THE FIVE MILLION DOLLAR PRINCE by Michael Butterworth

THE FIVE MILLION DOLLAR PRINCE

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KIRKUS REVIEW

Another far-fetched but endearing comedy-scam from inventive British suspense-clown Butterworth--not as entrancing as X Marks the Spot, but wryly amusing nonetheless. The unlikely heroes here are an odd couple of con men: Horace Bunbury, a one-time Oxford scholar brought to virtual bum-hood via a broken heart, booze, and poor performance as a London tourguide; and suave Thomas O'Leary, a more professional sort of crook, ""late of the Irish Guards."" Teaming up, Bunbury and O'Leary decide--ludicrous as it may seem--to sell the massive, hideous Albert Memorial to George Sawtry, a rich, oafish Texan, in London on his honeymoon with wife #7, the former DesirÉe Hofmayer. Ridiculous? Perhaps. But the real complications set in after Sawtry is persuaded to pay $5 million for the Memorial at an elaborately faked-up auction. The con men's scheme for cashing the $5-million check goes awry; Sawtry starts insisting on immediate delivery; and Mrs. Sawtry, no fool, sees through the seam and blackmails the con men into joining in a murder plot. . .one that doesn't quite go as planned. Despite the dated rich-Texan stereotype and the basic implausibility: engaging, tongue-in-check capering--given some welcome warmth by Bunbury's guilt-ridden romance with one of the con artists' many (minor) victims.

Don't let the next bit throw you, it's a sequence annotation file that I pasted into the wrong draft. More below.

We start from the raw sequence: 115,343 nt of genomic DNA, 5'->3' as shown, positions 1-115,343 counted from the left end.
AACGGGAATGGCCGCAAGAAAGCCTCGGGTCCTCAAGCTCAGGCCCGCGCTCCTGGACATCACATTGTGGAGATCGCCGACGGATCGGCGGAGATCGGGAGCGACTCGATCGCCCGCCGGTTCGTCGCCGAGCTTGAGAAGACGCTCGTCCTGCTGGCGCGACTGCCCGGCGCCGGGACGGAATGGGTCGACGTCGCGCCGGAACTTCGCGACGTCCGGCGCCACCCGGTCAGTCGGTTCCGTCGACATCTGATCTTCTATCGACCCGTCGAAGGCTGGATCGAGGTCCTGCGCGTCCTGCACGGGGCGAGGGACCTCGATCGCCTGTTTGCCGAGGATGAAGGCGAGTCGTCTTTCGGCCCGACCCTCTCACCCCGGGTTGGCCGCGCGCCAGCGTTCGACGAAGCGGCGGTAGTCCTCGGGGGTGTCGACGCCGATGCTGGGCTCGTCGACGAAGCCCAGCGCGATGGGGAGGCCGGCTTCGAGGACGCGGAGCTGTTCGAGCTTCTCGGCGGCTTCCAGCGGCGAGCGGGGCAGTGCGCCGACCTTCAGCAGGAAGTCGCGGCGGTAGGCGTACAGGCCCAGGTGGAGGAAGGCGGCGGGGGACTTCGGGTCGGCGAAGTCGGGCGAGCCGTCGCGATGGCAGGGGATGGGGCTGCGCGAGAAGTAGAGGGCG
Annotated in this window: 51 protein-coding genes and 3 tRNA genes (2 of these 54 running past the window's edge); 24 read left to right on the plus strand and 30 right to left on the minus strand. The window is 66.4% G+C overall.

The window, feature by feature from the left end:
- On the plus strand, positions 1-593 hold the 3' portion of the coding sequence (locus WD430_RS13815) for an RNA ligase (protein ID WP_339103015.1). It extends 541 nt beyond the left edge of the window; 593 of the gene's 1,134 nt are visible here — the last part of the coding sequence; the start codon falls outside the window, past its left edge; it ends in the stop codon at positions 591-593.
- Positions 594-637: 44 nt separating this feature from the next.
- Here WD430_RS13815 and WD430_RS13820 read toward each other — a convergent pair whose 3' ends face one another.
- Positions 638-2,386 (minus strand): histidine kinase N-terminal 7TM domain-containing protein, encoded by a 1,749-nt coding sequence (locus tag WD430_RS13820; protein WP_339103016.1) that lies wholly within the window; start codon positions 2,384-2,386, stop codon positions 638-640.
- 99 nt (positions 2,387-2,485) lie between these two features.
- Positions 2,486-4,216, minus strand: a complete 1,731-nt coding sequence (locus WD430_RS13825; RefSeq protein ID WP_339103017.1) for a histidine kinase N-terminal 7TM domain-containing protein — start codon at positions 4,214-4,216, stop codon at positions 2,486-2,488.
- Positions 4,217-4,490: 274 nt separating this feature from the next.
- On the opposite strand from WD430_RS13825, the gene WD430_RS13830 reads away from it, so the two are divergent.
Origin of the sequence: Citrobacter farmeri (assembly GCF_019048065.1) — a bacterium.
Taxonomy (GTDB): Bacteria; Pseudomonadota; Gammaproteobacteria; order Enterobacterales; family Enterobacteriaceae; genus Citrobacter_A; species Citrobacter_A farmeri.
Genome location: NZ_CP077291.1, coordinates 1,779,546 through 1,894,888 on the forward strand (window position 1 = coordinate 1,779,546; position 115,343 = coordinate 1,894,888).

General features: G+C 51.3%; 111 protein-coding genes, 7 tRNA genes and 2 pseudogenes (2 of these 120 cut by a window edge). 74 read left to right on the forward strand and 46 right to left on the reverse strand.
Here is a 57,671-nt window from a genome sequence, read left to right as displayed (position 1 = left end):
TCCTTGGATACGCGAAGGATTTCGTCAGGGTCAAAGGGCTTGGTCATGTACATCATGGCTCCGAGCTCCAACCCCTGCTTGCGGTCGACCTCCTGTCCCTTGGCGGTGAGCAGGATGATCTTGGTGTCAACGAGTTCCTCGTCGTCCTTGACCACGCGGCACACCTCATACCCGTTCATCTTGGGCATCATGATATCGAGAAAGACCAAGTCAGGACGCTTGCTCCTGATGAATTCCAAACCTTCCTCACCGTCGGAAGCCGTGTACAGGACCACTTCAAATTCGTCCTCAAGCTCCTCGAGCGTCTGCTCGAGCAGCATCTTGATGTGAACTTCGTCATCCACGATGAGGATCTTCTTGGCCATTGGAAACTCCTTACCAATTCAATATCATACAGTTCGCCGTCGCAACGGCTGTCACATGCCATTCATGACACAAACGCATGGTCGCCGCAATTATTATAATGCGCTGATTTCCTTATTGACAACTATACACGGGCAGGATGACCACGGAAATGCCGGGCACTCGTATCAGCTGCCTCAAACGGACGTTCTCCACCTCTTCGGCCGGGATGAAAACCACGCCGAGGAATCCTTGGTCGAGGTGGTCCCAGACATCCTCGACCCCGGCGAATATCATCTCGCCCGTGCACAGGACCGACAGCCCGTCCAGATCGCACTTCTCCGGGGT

Pub Date: Aug. 1st, 1986
Publisher: Doubleday